The Dow Jones Industrial Average (DJIA) is down over 400 points, or 1.6%, today as of the time of writing. Tech giants Apple (AAPL) and Intel (INTC) fell 2.5% and 2.3%, respectively, in early market trading.
The S&P 500 is down 1.23%, while tech ETFs XLK, SMH, and SOXX have fallen 1.53%, 1.9%, and 2%, respectively. The markets are trading lower after President Donald Trump indicated that a trade deal with China might take longer than expected.
According to a MarketWatch report, Trump stated, “In some ways, I think it’s better to wait until after the election if you want to know the truth. But I’m not going to say that, I just think that.”
The Dow has now fallen for the third consecutive trading session. It’s lost close to 3%, or 800 points, since November 26. Trade war optimism coupled with the country’s low unemployment rate previously drove the broader market indexes to record highs.
Apple stock has also gained significant momentum in the second half of 2019. It rose 55% between June and December to touch a record high of $268.25. The stock is currently trading at $257.8, still up an impressive 63% YTD (year-to-date).
Intel stock has also recently gained momentum, rising 32% between late August and December. It’s currently trading at $56.48 and is up 20% YTD.
All Dow Jones stocks trading in the red today
The top losers today in the Dow Jones Index other than Apple and Intel are Caterpillar, Dow Chemical, and Goldman Sachs, which are down 2.7%, 2.8%, and 2.5%, respectively. None of the stocks that are part of the DJIA are trading in the green today.
The DJIA fell almost 200 points yesterday as well on the back of uninspiring manufacturing data. The ISM (Institute of Supply Management) reported a PMI (purchasing managers’ index) of 48.1 for November, 0.2 percentage points lower than the PMI of 48.3 in October this year.
The PMI for November was below the market estimate of 49.4. There was a contraction in demand as well as consumption, while new export orders also entered into contraction territory. A PMI score of below 50 indicates a contraction, while a score north of 50 suggests expansion. Thirteen out of 18 industries reported contractions in November.
Timothy Fiore, chair of the ISM, attributed the lower PMI score to a slowing global economy. He stated, “Global trade remains the most significant cross-industry issue. Among the six big industry sectors, Food, Beverage & Tobacco Products remains the strongest, while Fabricated Metal Products is the weakest. Overall, sentiment this month is neutral regarding near-term growth.”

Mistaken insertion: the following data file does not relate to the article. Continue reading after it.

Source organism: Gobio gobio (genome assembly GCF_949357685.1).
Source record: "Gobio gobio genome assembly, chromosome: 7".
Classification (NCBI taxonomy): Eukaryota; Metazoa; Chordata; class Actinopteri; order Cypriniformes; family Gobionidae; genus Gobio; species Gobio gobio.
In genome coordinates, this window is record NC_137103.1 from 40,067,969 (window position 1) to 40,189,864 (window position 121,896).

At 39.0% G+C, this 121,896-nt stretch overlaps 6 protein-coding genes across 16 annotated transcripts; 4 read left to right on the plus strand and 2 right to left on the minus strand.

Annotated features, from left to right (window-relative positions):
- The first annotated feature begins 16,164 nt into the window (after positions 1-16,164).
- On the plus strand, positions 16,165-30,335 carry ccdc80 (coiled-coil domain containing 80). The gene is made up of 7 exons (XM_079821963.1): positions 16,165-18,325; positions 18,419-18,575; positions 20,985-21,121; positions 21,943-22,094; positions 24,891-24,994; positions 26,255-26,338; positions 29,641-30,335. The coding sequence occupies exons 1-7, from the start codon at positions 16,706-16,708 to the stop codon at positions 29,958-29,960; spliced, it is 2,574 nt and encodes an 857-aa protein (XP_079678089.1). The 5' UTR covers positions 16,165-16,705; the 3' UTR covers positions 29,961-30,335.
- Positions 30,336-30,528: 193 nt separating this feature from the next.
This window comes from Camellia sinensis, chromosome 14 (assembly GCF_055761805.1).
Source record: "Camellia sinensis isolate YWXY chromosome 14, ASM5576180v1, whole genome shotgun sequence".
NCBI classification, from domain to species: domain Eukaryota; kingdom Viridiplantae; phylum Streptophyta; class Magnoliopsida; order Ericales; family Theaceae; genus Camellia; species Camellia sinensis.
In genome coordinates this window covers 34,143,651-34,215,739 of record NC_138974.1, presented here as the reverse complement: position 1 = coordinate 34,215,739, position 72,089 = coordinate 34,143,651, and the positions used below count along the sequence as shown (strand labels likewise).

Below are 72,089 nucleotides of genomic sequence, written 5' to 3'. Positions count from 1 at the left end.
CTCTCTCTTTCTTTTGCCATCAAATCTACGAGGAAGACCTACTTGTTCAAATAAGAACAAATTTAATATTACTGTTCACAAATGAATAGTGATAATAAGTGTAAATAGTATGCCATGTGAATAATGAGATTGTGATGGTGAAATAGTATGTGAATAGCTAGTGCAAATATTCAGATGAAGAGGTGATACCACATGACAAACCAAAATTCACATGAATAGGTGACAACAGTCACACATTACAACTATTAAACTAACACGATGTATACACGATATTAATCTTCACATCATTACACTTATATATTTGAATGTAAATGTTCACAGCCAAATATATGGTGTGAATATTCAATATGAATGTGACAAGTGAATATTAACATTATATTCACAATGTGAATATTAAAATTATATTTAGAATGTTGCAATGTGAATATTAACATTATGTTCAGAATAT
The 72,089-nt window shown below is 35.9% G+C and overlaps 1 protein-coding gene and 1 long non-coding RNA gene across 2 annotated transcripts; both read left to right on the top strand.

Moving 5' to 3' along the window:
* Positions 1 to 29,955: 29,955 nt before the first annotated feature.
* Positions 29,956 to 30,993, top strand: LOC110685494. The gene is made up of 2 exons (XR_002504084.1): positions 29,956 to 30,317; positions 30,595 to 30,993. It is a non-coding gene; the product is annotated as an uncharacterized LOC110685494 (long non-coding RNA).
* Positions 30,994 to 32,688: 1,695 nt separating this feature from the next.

According to past statistical evidence, the PMI score in November indicates annualized GDP growth of 1.5%.
Will Apple stock fall by the end of December?
According to a CNBC report, the US government will go ahead with an additional 15% tariff on Chinese products worth $156 billion. The tariff will take effect starting on December 15 in the event that there’s no progress on the trade deal front.
Over the past month, investors have been optimistic about Phase 1 of the trade deal between the world’s two largest economies. CNBC further stated that China would like to roll back existing tariffs as part of the trade deal, but the US is unwilling to move ahead with this option.
In the event the tariffs are implemented on December 15, investors can expect the broader indexes to move down. As we said earlier, the indexes have been trading close to record highs primarily due to optimism over a trade deal.
Tech giants such as Apple have driven the DJIA to record highs. However, some near-term weakness could drive AAPL lower after an impressive bull run so far in 2019.
Last month, Apple requested a tariff exemption for 11 of its products, including the MacBook, HomePod, and AirPods. The last round of tariffs was levied on products in September 2019.
President Trump visited an Apple manufacturing facility in the US recently and stated that he “might” exempt Apple from the upcoming round of tariffs. However, nothing has been confirmed officially.
Tech stocks—especially semiconductors—have significant exposure to China. These stocks have made a strong comeback in 2019 but could very well wipe out part of these gains if the tariff war escalates.
Will tech stocks move lower, mirroring the mayhem we saw in the last quarter of 2018?